Stereo Total

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Stereo Total
Stereo total 3.jpg
Background information
Origin Berlin, Germany
Genres Electropop, new wave, synthpop, garage rock, indie, lo-fi
Years active 1993–present
Labels Disko B
Peace 95
Little Teddy Records
Desert Records
Bungalow
L'Appareil Photo (Japan)
Bobsled Records (US)
Associated acts Les Lolitas
Palestina
Echokrank
Website stereototal.de
Members Françoise Cactus
Brezel Göring
Past members Angie Reed
San Reimo
Iznogood
Lesley Campbell.

Stereo Total is a Berlin-based multilingual, French-German[1] duo comprising Françoise Cactus (born Françoise Van Hove and formerly co-leader of the West Berlin band Les Lolitas) and Brezel ('pretzel') Göring (aka Friedrich von Finsterwalde, born Friedrich Ziegler). Both Cactus and Göring sing and play multiple instruments. When they appear on stage as a duo, Cactus frequently plays drums while Göring plays guitar and synth; at other times the touring band has included additional musicians such as Angie Reed.

Their early career was nurtured within Berlin's easy listening scene, and they frequently supported the DJ team Le Hammond Inferno, who went on to form Bungalow Records and sign Stereo Total to their label. Stereo Total became the most successful act on Bungalow, finding an audience not just beyond Berlin but also across Europe and eventually in Japan and the US.

Musical style[edit]

Their music is a playful, wildly eclectic[2] mash-up of synthpop, new wave, electronica, and pop music.[3] The most consistent element in their cut and paste compositions is a retro-hip[4] European 1960s style, with references to psych and garage-rock[5] as well as to 1960s French-pop in the vein of Françoise Hardy, Jacques Dutronc, France Gall, and Brigitte Bardot. Some of their most recognized tracks are kitschy lo-fi covers of pop, rock and soul songs, such as their self-consciously trashy version of Salt-N-Pepa's electro rap hit "Push It."[6]

Their songs are primarily sung in German, French and English, but some of their output also features a number of other languages, such as Japanese, Spanish and Turkish. The band has covered songs by: Sylvie Vartan, Françoise Hardy, Brigitte Bardot, Brigitte Fontaine, Serge Gainsbourg, Johnny Hallyday, Velvet Underground, Nico, The Rolling Stones, The Beatles, Pizzicato Five, Hot Chocolate, Die Tödliche Doris, Nina Hagen, KC and the Sunshine Band and Marjo (Corbeau).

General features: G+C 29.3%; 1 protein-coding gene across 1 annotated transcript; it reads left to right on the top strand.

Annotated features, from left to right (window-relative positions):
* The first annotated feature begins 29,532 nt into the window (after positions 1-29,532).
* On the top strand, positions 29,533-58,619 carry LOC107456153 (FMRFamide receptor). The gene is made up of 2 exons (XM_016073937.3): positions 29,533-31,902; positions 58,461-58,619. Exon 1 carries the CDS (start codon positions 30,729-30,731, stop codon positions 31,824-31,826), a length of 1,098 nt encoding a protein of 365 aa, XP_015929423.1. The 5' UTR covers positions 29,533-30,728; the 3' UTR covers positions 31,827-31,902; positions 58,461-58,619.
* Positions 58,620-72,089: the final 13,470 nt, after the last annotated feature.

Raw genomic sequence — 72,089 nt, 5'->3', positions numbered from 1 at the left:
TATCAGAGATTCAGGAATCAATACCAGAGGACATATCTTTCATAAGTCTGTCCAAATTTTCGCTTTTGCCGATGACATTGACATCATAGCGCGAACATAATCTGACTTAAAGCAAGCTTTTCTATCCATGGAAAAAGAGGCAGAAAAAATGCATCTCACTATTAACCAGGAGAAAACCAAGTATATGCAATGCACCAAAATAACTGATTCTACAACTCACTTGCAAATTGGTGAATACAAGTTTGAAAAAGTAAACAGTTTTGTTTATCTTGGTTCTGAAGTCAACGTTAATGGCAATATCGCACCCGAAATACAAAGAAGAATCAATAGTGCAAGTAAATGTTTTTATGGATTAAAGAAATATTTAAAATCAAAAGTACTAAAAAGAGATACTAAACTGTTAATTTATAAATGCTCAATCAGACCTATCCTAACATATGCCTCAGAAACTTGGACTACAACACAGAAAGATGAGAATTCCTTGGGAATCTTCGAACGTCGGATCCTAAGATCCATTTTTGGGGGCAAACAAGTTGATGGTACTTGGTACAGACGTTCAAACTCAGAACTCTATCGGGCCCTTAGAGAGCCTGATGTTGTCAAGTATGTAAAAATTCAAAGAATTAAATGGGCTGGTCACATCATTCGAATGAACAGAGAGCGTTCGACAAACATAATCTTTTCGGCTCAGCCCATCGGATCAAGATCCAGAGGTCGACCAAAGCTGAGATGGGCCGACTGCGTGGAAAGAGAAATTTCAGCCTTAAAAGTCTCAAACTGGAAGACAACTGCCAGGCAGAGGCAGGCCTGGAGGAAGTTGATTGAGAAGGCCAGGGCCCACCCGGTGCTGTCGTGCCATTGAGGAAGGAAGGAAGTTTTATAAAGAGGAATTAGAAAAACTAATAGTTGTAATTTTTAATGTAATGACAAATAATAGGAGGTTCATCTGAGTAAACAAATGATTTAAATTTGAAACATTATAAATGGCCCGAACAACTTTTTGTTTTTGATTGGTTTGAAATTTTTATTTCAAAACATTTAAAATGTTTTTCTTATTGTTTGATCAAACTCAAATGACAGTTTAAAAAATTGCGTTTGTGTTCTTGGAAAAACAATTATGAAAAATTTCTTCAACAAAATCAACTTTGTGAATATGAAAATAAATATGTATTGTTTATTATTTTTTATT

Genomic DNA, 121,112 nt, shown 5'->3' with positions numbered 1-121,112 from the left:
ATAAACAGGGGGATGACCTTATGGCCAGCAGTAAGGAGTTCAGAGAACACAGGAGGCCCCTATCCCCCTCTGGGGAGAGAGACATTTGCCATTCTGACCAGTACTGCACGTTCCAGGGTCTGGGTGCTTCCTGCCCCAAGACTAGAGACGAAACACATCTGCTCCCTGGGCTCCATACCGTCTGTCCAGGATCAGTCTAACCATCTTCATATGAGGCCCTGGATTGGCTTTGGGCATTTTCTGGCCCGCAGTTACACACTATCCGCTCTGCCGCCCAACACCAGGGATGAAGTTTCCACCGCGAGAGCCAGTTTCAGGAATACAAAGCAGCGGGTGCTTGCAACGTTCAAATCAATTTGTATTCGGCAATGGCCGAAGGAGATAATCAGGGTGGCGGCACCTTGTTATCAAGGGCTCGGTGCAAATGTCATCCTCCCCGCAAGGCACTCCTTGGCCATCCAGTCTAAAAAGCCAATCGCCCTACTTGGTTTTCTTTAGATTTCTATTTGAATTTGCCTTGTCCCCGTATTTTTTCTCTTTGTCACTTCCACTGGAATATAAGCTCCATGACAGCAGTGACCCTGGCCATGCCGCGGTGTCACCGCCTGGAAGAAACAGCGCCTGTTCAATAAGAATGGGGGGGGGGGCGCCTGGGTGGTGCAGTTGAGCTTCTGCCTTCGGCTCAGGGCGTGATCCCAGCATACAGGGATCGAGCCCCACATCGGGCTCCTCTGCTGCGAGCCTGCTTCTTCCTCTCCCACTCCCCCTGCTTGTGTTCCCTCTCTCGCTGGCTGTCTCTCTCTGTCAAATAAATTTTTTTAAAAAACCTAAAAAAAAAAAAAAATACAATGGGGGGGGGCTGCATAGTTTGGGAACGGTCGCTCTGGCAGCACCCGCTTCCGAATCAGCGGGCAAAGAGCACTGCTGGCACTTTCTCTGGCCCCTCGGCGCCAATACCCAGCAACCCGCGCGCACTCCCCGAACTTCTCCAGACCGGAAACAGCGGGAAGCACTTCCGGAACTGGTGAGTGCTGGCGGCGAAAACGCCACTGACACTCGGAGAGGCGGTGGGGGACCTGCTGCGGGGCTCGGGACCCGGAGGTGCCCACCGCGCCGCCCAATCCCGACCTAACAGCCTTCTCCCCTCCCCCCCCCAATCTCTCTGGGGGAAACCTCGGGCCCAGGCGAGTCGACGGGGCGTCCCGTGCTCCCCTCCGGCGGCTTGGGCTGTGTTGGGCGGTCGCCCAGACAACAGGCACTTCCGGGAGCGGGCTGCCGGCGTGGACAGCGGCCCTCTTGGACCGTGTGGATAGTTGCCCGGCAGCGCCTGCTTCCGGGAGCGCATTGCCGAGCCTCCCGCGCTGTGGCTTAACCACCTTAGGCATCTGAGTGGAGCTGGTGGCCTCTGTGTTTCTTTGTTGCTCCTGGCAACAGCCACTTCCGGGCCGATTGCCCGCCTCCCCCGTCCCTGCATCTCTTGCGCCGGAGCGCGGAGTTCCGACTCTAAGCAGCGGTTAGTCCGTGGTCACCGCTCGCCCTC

Songs used in advertisements[edit]

"I Love You, Ono",—a re-titled cover version of "I Love You, Oh No!" by Japanese new wave band, The Plastics—from their album My Melody, was used by Sony in a European commercial for the Handycam in June 2005, and was also featured in Robot Food's snowboarding hit "Afterbang". In 2009, the song was used in a Dell commercial for the Studio 15. In 2012 the song was used for the Dior ADDICT Fragrance commercial. In 2013 it was used as the theme music for Channel 4's Anna and Katy - the choice of the show's co-writers and performers, Anna Crilly and Katy Wix. The title of the Stereo Total version is a play on both the original Plastics title and Yoko Ono, and is a likely homage to the original's Japanese origin.

Another one of their songs, "L'Amour à trois" (the French version of the song "Liebe zu Dritt"), was used in a commercial for 3G-phones in Sweden in the fall of 2005 by the company 3, as well as by the Spanish TV Channel Cuatro in an advert for the company and in the disco scene in the independent Argentinian film "Glue". Their song "Cannibale" was included in the console game Dance Dance Revolution ULTRAMIX 4, released in November 2006. "Megaflittchen" was also used in a commercial by Estonian mobile operator EMT.

"Aua" from the Monokini album was used in the trailers and closing titles for Adam Curtis's BBC Two documentary series All Watched Over by Machines of Loving Grace.

In 2013 "I Love You, Ono" was used on the Dior Addict advert in the UK and Spain.

Discography[edit]

[7][8]

Albums[edit]

References[edit]

  1. ^ Fortier, Lindsey (June 1, 2010). "Stereo Total, "Baby Ouh!"". Billboard.com. Retrieved 2012-06-27. 
  2. ^ Abebe, Nitsuh (February 9, 2005). "Stereo Total: Do the Bambi". Pitchfork. Retrieved 2012-06-27. 
  3. ^ Wood, Mikael (November 7, 2002). "Stereo Total, Soviet". Dallas Observer. Retrieved 2012-06-27. 
  4. ^ Donaldson, Jonathan (August 20, 2010). "Inside the retro-futuristic world of Stereo Total". The Boston Phoenix. Retrieved 2012-06-27. 
  5. ^ Levack, Chandler (August 21, 2007). "Stereo Total Goes "Plastic"". SPIN. Retrieved 2012-06-27. 
  6. ^ Savage, Emily (September 1, 2010). "Stereo Total: Show Preview". SF Weekly. Retrieved 2012-06-27. 
  7. ^ [1][dead link]
  8. ^ "Stereo Total Discography at Discogs". Discogs.com. Retrieved 2012-06-27. 

External links[edit]